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Pesticides tainting traditional China herbs: Greenpeace
by Staff Writers
Beijing (AFP) June 24, 2013

Traditional Chinese herbs are being contaminated with a toxic cocktail of pesticides that poses a threat to consumer health and the environment, campaign group Greenpeace said Monday.

Some residue levels were hundreds of times higher than European Union food safety standards, according to tests carried out for a Greenpeace report "Chinese herbs: elixir of health or pesticides cocktail?", the latest to focus on the harmful effects of China's large-scale farming industry.

"These test results expose the cracks in the current industrial agriculture system that is heavily reliant on toxic chemicals at the expense of human and environmental health," said Greenpeace ecological farming campaigner Jing Wang.

"Chinese herbs are trusted and used as food ingredients for healing purposes by millions of people around the world. They are an iconic part of our heritage we must preserve. Chinese herbs should heal, not harm people and must be pesticide free."

Exposure to pesticide residue causes toxic chemicals to accumulate inside the body, leading to learning difficulties, hormone disruption and reproductive abnormalities, according to Greenpeace.

The group sampled 65 herb products, finding 51 different types of pesticide residues. Twenty-six of the samples contained pesticides that are illegal in China.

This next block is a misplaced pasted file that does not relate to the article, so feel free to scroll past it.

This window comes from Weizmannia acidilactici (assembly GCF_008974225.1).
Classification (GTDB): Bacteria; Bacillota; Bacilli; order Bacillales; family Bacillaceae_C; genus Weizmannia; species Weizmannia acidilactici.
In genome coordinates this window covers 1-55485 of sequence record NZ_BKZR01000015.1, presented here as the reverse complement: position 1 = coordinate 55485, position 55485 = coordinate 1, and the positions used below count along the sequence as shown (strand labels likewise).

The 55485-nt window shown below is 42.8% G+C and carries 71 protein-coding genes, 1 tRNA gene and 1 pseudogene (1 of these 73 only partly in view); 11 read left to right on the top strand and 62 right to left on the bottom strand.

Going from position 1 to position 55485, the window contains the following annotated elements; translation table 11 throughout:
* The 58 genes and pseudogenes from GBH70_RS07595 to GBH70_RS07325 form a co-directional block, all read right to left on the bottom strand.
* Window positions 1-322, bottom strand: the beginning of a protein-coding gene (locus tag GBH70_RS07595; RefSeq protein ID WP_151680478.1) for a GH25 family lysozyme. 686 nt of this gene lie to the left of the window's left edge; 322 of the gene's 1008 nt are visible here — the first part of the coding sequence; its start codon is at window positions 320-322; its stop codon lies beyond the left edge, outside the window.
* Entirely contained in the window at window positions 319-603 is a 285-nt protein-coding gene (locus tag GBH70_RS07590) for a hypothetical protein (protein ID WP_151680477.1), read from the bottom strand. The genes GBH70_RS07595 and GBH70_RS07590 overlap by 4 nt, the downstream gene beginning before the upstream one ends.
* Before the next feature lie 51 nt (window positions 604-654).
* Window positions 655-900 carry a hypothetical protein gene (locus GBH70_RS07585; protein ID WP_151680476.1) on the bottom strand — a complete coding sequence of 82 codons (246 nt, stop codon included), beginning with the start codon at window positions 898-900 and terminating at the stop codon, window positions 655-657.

Some pesticides were found in "extremely high concentration", with residues on the san qi flower 500 times over safety limits and on the honeysuckle more than 100 times over.

The report follows an investigation by Greenpeace in April which revealed mountains of hazardous waste left from China's huge phosphate fertiliser industry are polluting nearby communities and waters.

China, the world's top maker of phosphate fertiliser, has seen production more than double over the past decade to 20 million tons last year, leaving 300 million tons of a byproduct called phosphogypsum that can contain harmful substances.

China's agricultural sector has expanded rapidly in recent years, and "intense" farming methods have been blamed by state media for recent food scares, including a deadly outbreak of bird flu earlier this year.


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